The decision came after claims that photographer Jean-Claude Arnault, who is married to academy member Katarina Frostenson, had sexually assaulted and harassed a number of women, including on academy property.
On Tuesday, Arnault was charged with two counts of rape, both of which allegedly occurred in 2011. "We are talking about the same woman and the rapes took place in October and December 2011," prosecutor Christina Voigt said. She added that the evidence against Arnault "is robust and sufficient for prosecution," with seven people backing the woman's claims.
If found guilty, Arnault faces up to six years in prison. The trial is set to take place behind closed doors in the fall.
Arnault's lawyer, Bjorn Hurtig, said his client "maintains that he is completely innocent of the allegations."
"I do not share the prosecutor's view that the evidence is robust," Hurtig said. "Accounts differ, there is no technical evidence, there are no direct witness accounts and the events are a long time in the past."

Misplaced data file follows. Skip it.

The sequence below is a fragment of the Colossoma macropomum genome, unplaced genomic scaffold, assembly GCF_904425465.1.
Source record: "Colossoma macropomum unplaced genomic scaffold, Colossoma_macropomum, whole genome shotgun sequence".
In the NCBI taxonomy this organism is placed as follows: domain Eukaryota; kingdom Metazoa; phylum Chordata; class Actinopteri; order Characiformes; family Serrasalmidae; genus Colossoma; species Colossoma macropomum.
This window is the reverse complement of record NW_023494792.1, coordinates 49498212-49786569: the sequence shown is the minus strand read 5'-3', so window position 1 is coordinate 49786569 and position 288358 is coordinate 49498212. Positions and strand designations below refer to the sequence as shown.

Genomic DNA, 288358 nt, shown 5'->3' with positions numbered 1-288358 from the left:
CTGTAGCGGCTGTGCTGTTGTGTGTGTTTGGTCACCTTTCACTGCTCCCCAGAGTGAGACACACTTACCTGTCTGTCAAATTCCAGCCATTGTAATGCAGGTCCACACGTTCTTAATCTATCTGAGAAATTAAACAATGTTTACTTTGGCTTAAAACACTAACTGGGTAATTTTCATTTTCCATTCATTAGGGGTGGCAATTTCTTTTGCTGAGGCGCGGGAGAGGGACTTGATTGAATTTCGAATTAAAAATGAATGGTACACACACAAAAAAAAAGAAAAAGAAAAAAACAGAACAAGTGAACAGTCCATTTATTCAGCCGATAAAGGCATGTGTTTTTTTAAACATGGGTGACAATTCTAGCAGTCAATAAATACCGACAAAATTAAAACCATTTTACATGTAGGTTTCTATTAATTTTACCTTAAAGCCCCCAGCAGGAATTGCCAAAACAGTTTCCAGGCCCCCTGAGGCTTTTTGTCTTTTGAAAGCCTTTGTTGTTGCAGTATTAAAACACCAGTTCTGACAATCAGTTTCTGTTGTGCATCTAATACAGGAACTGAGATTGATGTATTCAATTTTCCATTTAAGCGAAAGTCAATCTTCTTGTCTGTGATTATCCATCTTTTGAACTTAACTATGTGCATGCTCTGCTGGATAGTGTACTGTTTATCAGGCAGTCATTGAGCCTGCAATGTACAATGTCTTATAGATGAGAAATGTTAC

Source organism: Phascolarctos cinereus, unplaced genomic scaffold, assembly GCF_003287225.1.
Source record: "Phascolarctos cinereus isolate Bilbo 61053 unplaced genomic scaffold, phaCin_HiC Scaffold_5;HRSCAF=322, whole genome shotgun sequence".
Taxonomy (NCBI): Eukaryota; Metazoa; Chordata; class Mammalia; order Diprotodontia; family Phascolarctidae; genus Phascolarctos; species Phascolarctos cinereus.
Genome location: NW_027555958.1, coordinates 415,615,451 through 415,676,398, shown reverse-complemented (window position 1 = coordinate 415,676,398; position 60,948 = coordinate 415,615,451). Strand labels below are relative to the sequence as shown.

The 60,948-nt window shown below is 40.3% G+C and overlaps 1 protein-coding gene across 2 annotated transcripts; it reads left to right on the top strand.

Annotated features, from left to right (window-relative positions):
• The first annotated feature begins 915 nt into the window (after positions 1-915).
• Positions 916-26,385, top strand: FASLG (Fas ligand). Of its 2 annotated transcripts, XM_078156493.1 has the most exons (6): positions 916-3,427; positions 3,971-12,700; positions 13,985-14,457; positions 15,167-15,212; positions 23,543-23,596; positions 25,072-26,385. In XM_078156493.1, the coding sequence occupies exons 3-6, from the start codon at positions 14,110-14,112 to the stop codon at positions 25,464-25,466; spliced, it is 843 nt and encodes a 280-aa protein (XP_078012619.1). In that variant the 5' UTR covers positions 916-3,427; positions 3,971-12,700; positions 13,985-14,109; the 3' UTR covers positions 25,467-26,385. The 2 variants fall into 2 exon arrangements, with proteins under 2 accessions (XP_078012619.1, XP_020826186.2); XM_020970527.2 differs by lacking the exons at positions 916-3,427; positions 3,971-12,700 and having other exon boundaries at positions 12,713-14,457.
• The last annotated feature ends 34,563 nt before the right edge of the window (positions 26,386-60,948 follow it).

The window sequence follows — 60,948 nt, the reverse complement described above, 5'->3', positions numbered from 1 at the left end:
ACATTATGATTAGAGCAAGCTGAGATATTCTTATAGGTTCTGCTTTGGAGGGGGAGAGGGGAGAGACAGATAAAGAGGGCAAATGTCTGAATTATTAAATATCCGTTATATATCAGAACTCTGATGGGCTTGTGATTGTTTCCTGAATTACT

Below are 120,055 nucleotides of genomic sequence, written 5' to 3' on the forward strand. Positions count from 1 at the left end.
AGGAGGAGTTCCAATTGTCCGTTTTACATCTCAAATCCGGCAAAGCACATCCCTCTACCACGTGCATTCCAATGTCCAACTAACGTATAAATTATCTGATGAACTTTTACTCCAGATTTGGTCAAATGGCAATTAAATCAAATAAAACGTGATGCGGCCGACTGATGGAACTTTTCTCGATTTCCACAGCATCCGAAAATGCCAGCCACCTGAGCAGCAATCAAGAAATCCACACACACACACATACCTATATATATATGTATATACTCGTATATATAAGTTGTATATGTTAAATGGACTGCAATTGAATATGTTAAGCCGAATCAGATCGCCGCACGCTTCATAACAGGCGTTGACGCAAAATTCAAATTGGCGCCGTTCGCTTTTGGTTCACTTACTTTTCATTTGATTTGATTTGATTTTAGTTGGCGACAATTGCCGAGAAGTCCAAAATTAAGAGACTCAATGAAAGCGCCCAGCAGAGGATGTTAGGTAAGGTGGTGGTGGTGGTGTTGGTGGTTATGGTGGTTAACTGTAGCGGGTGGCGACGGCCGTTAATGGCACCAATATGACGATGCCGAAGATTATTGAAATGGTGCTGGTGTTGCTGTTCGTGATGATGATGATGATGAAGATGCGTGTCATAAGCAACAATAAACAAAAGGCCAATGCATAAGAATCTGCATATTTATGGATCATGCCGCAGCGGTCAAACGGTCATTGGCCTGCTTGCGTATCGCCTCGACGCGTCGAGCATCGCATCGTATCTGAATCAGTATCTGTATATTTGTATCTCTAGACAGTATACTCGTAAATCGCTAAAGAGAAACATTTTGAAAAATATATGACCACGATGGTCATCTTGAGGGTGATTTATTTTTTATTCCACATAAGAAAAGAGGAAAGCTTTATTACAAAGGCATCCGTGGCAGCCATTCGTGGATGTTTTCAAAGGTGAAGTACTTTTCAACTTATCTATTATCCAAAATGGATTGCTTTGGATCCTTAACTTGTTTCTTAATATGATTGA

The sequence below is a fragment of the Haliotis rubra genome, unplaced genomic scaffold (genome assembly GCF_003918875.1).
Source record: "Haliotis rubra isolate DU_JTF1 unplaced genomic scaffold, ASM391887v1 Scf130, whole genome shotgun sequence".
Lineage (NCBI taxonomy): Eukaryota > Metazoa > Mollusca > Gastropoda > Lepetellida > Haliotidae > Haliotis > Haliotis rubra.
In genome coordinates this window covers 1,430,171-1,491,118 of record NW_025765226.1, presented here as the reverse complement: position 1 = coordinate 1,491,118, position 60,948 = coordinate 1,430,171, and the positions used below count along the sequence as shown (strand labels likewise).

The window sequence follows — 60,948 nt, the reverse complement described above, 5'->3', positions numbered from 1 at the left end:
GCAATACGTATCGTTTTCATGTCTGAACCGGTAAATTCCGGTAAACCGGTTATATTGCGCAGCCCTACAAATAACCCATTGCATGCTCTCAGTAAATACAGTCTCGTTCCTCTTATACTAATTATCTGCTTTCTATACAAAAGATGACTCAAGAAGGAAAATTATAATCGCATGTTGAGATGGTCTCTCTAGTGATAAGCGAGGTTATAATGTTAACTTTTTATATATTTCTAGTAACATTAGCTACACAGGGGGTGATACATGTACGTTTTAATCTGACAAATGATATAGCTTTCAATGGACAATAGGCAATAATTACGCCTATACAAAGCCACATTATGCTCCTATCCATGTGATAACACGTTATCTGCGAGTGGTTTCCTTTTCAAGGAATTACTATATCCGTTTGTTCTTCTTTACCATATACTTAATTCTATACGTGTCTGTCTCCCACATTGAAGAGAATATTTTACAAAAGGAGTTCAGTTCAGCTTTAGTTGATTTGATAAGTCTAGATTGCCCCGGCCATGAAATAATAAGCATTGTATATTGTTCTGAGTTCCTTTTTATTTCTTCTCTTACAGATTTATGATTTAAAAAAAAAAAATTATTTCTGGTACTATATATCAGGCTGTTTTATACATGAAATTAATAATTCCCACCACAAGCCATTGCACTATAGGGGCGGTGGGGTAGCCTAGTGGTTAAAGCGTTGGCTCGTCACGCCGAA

It is not clear whether the two alleged rapes Arnault was charged with Tuesday took place on academy property or elsewhere.
Arnault is also accused of leaking the names of seven Nobel winners before they were announced, potentially in a scheme to profit from bets made on the secretive awards. The accusations have rocked the academy, and some members of its 18-person board have stepped down, forfeiting their lifetime appointments. Sara Danius, the first woman to serve as permanent secretary of the academy, was forced out of her role in April.
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